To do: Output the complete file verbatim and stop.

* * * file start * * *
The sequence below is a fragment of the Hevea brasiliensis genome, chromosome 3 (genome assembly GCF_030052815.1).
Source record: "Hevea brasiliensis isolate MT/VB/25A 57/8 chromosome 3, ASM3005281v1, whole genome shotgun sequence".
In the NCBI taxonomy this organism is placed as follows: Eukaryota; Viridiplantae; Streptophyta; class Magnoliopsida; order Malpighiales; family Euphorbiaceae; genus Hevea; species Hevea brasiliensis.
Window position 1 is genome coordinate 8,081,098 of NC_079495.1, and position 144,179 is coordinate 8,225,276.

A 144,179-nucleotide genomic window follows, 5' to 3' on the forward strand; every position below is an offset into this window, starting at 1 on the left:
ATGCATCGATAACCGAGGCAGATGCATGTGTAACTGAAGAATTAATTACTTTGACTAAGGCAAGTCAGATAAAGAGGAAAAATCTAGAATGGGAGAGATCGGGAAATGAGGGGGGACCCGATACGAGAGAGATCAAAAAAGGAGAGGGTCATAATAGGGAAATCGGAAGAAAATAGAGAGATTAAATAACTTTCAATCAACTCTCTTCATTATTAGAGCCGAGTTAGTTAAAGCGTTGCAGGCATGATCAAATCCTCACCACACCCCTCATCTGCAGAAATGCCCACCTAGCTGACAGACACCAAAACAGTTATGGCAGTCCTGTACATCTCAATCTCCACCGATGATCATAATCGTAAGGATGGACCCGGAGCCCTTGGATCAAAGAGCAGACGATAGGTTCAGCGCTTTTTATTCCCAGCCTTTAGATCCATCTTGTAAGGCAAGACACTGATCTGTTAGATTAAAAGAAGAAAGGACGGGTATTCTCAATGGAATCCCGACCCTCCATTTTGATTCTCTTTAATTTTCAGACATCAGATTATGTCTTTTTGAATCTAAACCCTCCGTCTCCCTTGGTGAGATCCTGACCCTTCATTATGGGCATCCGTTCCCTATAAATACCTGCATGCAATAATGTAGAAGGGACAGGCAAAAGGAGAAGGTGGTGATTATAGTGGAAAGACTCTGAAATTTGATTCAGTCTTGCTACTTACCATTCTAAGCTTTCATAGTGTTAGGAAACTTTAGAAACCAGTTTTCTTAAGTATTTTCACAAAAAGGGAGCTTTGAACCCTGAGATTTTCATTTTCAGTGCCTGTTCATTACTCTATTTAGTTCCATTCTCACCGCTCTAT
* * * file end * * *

The sequence below is a fragment of the Hevea brasiliensis genome, chromosome 3 (genome assembly GCF_030052815.1).
Source record: "Hevea brasiliensis isolate MT/VB/25A 57/8 chromosome 3, ASM3005281v1, whole genome shotgun sequence".
In the NCBI taxonomy this organism is placed as follows: Eukaryota; Viridiplantae; Streptophyta; class Magnoliopsida; order Malpighiales; family Euphorbiaceae; genus Hevea; species Hevea brasiliensis.
Window position 1 is genome coordinate 8,081,098 of NC_079495.1, and position 144,179 is coordinate 8,225,276.

A 144,179-nucleotide genomic window follows, 5' to 3' on the forward strand; every position below is an offset into this window, starting at 1 on the left:
ATGCATCGATAACCGAGGCAGATGCATGTGTAACTGAAGAATTAATTACTTTGACTAAGGCAAGTCAGATAAAGAGGAAAAATCTAGAATGGGAGAGATCGGGAAATGAGGGGGGACCCGATACGAGAGAGATCAAAAAAGGAGAGGGTCATAATAGGGAAATCGGAAGAAAATAGAGAGATTAAATAACTTTCAATCAACTCTCTTCATTATTAGAGCCGAGTTAGTTAAAGCGTTGCAGGCATGATCAAATCCTCACCACACCCCTCATCTGCAGAAATGCCCACCTAGCTGACAGACACCAAAACAGTTATGGCAGTCCTGTACATCTCAATCTCCACCGATGATCATAATCGTAAGGATGGACCCGGAGCCCTTGGATCAAAGAGCAGACGATAGGTTCAGCGCTTTTTATTCCCAGCCTTTAGATCCATCTTGTAAGGCAAGACACTGATCTGTTAGATTAAAAGAAGAAAGGACGGGTATTCTCAATGGAATCCCGACCCTCCATTTTGATTCTCTTTAATTTTCAGACATCAGATTATGTCTTTTTGAATCTAAACCCTCCGTCTCCCTTGGTGAGATCCTGACCCTTCATTATGGGCATCCGTTCCCTATAAATACCTGCATGCAATAATGTAGAAGGGACAGGCAAAAGGAGAAGGTGGTGATTATAGTGGAAAGACTCTGAAATTTGATTCAGTCTTGCTACTTACCATTCTAAGCTTTCATAGTGTTAGGAAACTTTAGAAACCAGTTTTCTTAAGTATTTTCACAAAAAGGGAGCTTTGAACCCTGAGATTTTCATTTTCAGTGCCTGTTCATTACTCTATTTAGTTCCATTCTCACCGCTCTAT